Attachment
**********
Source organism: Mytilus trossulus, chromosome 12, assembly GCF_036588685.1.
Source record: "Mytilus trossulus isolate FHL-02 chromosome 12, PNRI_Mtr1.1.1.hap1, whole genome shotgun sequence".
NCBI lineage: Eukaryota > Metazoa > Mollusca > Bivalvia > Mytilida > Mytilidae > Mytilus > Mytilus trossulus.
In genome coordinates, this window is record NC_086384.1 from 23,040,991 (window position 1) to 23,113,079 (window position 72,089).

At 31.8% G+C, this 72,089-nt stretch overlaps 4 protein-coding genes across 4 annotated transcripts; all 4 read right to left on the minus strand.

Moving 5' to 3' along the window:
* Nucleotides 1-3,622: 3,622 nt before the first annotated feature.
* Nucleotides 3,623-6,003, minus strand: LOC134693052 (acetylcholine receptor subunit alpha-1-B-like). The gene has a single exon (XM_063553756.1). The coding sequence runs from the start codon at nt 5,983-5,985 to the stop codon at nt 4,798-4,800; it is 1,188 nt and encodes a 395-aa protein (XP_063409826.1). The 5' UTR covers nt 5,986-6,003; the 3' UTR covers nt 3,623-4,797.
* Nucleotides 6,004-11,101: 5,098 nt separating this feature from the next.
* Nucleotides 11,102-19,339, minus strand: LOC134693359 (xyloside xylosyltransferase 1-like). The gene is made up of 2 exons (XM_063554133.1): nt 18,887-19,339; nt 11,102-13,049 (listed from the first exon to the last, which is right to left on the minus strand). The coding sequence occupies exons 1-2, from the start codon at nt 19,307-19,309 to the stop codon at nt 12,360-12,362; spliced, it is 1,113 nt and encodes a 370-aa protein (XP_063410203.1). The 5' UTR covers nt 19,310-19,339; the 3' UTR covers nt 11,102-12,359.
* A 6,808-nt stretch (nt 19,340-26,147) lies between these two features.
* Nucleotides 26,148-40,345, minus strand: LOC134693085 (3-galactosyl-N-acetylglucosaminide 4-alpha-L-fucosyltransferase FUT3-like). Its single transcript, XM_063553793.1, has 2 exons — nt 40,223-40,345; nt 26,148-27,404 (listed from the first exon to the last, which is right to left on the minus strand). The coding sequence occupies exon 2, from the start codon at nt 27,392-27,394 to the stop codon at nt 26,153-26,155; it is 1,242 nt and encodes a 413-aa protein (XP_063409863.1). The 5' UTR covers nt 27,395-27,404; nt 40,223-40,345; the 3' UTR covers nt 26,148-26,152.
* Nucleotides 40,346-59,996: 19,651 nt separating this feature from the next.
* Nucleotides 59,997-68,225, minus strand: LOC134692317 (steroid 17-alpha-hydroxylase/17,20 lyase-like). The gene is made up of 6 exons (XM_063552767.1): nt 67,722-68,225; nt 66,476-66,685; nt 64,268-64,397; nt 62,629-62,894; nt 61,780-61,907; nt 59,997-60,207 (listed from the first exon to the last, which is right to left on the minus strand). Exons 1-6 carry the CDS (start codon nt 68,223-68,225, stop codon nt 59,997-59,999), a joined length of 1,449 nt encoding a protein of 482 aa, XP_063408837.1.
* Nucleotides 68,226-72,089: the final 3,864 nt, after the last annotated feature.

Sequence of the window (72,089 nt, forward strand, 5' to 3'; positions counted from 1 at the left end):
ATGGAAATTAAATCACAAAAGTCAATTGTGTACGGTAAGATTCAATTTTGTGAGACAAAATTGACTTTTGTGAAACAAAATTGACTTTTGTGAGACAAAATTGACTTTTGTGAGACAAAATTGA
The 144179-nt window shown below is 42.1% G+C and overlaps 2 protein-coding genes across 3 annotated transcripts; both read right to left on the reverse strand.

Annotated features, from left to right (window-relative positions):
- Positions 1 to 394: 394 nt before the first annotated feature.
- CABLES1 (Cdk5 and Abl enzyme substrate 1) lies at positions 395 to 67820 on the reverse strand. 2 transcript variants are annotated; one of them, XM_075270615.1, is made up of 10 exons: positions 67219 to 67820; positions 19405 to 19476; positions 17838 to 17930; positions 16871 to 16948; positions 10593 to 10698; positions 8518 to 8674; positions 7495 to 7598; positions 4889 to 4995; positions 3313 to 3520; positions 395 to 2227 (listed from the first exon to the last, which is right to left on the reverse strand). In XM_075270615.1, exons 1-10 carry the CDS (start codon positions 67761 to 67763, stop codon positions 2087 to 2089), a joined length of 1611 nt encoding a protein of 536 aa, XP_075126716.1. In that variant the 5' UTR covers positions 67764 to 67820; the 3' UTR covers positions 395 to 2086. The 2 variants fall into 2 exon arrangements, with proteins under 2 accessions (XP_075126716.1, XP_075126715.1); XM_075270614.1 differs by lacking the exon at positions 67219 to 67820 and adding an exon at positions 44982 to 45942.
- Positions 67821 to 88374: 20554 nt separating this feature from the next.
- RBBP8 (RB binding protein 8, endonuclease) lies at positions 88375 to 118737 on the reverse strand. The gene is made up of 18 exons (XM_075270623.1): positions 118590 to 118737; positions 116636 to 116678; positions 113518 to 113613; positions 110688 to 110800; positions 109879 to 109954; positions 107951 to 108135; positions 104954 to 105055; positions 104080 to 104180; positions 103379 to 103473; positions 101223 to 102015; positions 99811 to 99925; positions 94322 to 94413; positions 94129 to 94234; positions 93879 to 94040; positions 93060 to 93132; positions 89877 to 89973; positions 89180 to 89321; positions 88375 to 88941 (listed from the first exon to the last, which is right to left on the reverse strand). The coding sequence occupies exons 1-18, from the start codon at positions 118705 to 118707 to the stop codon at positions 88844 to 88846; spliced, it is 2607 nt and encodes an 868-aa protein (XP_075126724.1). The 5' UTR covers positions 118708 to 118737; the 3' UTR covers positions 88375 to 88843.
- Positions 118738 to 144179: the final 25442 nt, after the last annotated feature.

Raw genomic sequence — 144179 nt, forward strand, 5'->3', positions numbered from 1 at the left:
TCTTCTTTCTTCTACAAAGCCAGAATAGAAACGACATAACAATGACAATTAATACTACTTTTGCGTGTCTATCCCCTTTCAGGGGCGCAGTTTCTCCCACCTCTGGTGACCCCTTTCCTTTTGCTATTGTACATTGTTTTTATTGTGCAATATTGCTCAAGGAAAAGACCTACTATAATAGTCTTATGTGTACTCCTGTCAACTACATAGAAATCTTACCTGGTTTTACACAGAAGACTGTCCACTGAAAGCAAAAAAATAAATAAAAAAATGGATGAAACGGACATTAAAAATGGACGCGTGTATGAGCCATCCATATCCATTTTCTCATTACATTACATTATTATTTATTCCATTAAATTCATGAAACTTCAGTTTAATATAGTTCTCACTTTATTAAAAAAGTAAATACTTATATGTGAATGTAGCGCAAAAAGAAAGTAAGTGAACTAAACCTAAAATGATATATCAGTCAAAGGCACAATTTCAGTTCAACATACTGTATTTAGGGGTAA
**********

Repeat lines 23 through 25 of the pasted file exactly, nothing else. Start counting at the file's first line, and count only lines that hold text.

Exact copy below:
- RBBP8 (RB binding protein 8, endonuclease) lies at positions 88375 to 118737 on the reverse strand. The gene is made up of 18 exons (XM_075270623.1): positions 118590 to 118737; positions 116636 to 116678; positions 113518 to 113613; positions 110688 to 110800; positions 109879 to 109954; positions 107951 to 108135; positions 104954 to 105055; positions 104080 to 104180; positions 103379 to 103473; positions 101223 to 102015; positions 99811 to 99925; positions 94322 to 94413; positions 94129 to 94234; positions 93879 to 94040; positions 93060 to 93132; positions 89877 to 89973; positions 89180 to 89321; positions 88375 to 88941 (listed from the first exon to the last, which is right to left on the reverse strand). The coding sequence occupies exons 1-18, from the start codon at positions 118705 to 118707 to the stop codon at positions 88844 to 88846; spliced, it is 2607 nt and encodes an 868-aa protein (XP_075126724.1). The 5' UTR covers positions 118708 to 118737; the 3' UTR covers positions 88375 to 88843.
- Positions 118738 to 144179: the final 25442 nt, after the last annotated feature.

Raw genomic sequence — 144179 nt, forward strand, 5'->3', positions numbered from 1 at the left: